17. I still use CDs at my job for when we need to rip the audio (music, effects and etc.) for use in videos. A lot of my DJ friends still stick to CDs (and vinyl) for spinning, while barely using the MP3 (mainly as a backup). Of course even the CDs are inferior to the glass masters the companies use for the batch-mastering process.

  18. oh come on, why so serious?

    hell yeah bartashoff! i wanna hear some loud techno pumping on that corner at 3am real soon.

  19. I am very sorry to hear the news I was the founder and orginal owner of Zig Zag stores up until 1986 ,The first instore promtion I did was with Lenny Kay of the Patti Smith group ,Metal became a big a part of Zig Zag ,how ever we sold all kinds of product from ,classic rock,new wave , blues etc.Over the years we had many great coustmers that I run into around the city thru the years that made Zig Zag the great store it was,I know put out the magazine Elmore which is done in the same sprit as Zig Zag

  20. No no, i am aware of what Vinyl is used for, i too have DJ friends 🙂 i am aware of the whole Pioneer CDDJ and such…. I was saying i don’t anyone who would spend money on that when you can make it yourself. 🙂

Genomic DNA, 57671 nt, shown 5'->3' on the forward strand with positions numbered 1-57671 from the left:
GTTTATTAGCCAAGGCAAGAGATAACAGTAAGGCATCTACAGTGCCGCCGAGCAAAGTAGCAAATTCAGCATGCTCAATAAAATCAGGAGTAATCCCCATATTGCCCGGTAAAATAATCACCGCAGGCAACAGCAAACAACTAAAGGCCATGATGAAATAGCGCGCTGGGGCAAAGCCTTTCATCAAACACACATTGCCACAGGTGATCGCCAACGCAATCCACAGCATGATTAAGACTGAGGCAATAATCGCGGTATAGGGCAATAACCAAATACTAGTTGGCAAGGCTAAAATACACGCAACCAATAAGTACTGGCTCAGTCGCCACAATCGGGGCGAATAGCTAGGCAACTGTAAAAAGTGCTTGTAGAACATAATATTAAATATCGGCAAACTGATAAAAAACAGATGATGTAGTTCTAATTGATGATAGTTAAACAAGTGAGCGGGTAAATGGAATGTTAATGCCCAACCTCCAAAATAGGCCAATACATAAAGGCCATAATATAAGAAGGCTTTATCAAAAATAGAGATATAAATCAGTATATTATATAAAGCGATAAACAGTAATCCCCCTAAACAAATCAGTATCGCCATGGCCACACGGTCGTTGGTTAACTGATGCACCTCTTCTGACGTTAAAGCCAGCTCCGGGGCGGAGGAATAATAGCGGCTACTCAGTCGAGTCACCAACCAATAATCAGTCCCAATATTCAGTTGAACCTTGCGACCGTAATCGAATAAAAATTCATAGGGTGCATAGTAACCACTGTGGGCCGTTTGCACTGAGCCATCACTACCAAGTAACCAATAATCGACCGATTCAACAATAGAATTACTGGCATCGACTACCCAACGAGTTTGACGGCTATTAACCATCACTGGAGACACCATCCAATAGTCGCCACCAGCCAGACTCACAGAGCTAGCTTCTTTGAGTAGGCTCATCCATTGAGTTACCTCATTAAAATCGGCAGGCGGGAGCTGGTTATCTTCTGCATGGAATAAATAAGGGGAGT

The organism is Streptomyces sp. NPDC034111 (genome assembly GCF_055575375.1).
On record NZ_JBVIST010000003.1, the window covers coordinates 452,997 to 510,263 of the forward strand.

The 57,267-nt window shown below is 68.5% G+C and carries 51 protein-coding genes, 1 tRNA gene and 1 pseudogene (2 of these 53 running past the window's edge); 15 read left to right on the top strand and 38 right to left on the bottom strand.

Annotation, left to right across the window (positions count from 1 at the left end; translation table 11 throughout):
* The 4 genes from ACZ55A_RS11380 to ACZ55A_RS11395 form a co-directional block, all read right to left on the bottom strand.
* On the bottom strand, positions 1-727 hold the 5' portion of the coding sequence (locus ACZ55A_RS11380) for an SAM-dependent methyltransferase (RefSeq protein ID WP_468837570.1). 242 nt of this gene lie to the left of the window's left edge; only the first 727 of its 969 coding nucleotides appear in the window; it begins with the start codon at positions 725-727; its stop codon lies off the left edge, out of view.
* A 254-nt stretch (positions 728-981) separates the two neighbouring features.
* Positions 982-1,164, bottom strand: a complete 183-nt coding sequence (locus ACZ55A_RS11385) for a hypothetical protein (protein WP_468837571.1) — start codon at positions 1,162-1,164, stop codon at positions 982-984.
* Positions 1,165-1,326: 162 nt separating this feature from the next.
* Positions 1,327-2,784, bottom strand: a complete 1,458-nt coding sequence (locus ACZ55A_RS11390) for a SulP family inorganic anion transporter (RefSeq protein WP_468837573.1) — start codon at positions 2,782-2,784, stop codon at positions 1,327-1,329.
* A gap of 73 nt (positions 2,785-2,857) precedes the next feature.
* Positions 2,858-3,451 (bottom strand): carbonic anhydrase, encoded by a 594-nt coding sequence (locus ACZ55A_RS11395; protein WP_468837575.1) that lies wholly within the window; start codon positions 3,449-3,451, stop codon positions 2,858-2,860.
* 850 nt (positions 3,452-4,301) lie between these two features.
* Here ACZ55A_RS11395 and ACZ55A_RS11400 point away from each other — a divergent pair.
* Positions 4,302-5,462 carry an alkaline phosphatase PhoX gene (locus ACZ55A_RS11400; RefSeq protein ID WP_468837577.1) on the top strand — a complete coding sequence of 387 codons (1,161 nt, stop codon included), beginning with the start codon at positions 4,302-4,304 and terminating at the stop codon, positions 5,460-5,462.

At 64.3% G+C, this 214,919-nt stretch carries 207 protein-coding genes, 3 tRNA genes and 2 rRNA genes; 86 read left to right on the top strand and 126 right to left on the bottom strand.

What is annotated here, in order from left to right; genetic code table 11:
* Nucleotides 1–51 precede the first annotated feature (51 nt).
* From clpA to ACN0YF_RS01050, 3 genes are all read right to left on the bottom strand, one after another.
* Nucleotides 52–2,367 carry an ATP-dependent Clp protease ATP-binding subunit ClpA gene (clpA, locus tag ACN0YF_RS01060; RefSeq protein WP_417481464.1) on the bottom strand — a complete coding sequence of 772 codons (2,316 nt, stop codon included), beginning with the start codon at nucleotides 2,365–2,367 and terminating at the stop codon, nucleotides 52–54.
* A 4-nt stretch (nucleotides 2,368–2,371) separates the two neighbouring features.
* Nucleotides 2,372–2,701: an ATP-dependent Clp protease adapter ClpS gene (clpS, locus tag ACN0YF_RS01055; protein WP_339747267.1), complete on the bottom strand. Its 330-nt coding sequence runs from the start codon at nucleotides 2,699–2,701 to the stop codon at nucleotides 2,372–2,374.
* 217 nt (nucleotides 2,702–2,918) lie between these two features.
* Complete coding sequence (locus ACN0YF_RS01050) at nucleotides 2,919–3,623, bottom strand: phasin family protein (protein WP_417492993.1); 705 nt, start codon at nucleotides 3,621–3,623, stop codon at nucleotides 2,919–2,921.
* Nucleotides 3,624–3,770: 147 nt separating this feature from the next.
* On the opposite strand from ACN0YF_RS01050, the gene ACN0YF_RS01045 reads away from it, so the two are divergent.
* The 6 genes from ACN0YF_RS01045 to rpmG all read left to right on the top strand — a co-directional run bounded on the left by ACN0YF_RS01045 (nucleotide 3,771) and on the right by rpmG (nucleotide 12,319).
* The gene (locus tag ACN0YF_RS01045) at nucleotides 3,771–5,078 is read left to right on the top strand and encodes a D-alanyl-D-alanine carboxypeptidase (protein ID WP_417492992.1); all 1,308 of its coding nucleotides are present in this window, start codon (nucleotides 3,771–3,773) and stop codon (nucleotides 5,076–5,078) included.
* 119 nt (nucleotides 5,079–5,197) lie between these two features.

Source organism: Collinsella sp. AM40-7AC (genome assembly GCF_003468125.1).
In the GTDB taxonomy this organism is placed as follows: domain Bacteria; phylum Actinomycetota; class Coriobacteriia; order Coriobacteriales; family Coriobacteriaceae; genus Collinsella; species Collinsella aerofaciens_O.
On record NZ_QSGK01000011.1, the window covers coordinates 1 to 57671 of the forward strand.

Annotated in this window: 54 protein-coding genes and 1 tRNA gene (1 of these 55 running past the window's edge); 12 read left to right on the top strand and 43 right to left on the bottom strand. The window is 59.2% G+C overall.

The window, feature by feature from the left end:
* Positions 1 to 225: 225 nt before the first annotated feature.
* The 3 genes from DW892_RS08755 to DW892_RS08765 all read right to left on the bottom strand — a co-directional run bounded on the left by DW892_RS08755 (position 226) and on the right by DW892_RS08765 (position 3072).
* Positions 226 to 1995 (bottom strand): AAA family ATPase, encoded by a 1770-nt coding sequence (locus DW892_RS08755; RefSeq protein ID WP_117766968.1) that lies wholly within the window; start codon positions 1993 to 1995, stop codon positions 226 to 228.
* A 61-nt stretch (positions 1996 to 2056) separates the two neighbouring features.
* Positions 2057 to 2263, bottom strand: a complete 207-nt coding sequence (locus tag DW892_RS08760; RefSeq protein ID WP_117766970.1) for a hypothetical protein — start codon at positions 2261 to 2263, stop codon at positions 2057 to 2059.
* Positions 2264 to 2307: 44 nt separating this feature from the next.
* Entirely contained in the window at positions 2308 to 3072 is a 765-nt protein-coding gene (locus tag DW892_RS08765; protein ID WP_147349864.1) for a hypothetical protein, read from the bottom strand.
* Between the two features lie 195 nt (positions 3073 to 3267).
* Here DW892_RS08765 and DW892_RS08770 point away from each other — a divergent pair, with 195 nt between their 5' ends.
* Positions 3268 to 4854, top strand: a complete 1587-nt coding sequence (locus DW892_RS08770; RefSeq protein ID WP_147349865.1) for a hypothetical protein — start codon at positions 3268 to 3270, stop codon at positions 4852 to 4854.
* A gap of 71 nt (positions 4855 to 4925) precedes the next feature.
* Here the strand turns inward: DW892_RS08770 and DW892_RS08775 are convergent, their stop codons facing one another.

I should have bought some of his Vinyl /facepalm he had awesome collections!

  21. Well, it is no surprise to me…the guy who worked there with the beard, known to us metalheads as the “i dont know guy”, did nothing to help sales…a convo I had with him years back….

    “Hey man, did you guys get the new Iron Maiden yet?”
    “I don’t know”
    “Hey how about the live release of Anthrax” (as I stare at it on the wall next to the guy)
    “I don’t know”
    “Hey man, what time is it?”
    “I don’t know”
    “bro, you are wearing a watch”

  22. I took your advice and went to the barber next to Zig Zag. You were absolutely correct in your praise. He gave me the best haircut I’ve had in some time. I wear my hair longer than is the current style and he trimmed it beautifully. Thanks for the advice.